Ectopic Pregnancy

An ectopic pregnancy occurs when the fertilized egg implants in the fallopian tubes instead of the uterus. (Though this is the most common locale, the fertilized egg can also implant in the ovary, abdomen, or cervix.) A pregnancy that implants in one of these areas cannot grow to term. The uterus is the only place a pregnancy can grow properly. If an ectopic pregnancy continues, it will cause the tube to burst. This can cause bleeding and endanger the mother's life, which is why an ectopic pregnancy is of great concern.

Causes of Ectopic Pregnancies

The risk of ectopic pregnancy increases as a woman ages, and women over age 35 have a risk that is three to four times higher than that of younger women. Some physicians believe that as a woman ages, the myoelectrical activity (the nerve activity that stimulates the fine hairs, called cilia, in the tubes to gently move the egg along) in her tubes decreases. When this movement slows down, it makes it more likely a fertilized egg won't be moved quickly enough to the uterus and will instead implant in the tube itself.

Ectopic pregnancies also often occur if there is blockage or inflammation in the tubes (more likely as a woman ages), making it difficult for the egg to travel through them. The risk of ectopic pregnancy is highest in women who have had PID (pelvic inflammatory disease), infertility, luteal phase defect, previous ectopic pregnancies, pelvic surgery, surgery involving a fallopian tube, or who have taken fertility drugs. An ectopic pregnancy is four times more likely when fertility drugs are used.

A study in the British Medical Journal found that by the time women reach age 35, one in five pregnancies ends in miscarriage, stillbirth, or ectopic pregnancy. While this number might seem high, remember that four out of five pregnancies have happy endings.

If a woman's mother took the drug diethylstilbestrol (DES, used for miscarriage prevention up until 1971) when pregnant with her this is another risk factor. Congenital malformations of the uterus, fibroids near the tubal insertion into the uterus, hormonal fluctuations found in older women, smoking, and vaginal douching have also been indicated as possible risk factors for ectopic pregnancies. A chromosomally abnormal embryo is also more likely to implant in the tubes than in the uterus.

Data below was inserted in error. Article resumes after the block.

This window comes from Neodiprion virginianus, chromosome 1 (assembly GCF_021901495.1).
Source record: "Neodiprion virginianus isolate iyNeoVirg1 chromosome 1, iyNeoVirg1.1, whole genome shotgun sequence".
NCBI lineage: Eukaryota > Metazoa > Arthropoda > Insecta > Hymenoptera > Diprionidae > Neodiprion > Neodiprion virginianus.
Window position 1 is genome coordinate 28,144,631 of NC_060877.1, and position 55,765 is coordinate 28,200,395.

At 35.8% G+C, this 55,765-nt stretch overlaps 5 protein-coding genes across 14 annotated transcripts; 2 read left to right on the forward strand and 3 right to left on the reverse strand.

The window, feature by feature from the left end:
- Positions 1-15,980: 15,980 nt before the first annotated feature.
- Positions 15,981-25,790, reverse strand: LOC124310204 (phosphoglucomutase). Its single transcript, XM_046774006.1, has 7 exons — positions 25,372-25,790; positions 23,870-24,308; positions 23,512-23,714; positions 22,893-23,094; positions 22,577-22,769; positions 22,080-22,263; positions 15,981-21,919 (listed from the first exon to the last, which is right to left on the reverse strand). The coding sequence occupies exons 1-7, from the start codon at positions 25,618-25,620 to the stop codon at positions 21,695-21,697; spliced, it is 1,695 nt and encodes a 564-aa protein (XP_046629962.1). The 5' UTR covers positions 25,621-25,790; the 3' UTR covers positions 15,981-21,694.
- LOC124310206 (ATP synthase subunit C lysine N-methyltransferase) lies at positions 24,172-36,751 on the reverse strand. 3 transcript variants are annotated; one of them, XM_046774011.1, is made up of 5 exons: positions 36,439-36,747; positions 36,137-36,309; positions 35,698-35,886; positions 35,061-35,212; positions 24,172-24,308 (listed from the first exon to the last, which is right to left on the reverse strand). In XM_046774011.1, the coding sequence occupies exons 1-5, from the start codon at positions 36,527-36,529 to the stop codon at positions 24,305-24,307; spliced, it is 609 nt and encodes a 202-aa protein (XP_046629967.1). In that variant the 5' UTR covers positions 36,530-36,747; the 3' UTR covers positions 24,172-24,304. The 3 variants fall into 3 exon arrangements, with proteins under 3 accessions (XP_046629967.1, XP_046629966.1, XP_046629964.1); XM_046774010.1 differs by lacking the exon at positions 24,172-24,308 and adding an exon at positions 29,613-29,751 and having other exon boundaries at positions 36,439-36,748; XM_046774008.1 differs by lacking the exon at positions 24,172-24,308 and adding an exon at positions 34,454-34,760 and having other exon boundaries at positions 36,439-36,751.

If a woman becomes pregnant while she has an IUD, it is more likely the pregnancy will implant in the tubes. Progesterone IUDs and progesterone-only contraceptive pills may increase the risk of ectopic pregnancies, since the progesterone affects tubal functioning.

Of women who have had an ectopic pregnancy, 30 percent have difficulty getting pregnant again, but 70 percent do not and are able to have successful pregnancies. If you go on to get pregnant again after an ectopic pregnancy, you may be very nervous about having another ectopic pregnancy, but an early ultrasound can ease your worries.

Stopping smoking and removing a progesterone IUD can decrease the risk of ectopic pregnancy. Other than this, though, there is nothing you can do to prevent ectopic pregnancy. If you are at high risk, you will be monitored more closely at the beginning of your pregnancy. If you are seeing a fertility specialist, it is likely your pregnancy will be monitored by ultrasound from the very beginning to rule out an ectopic pregnancy.

Signs of an Ectopic Pregnancy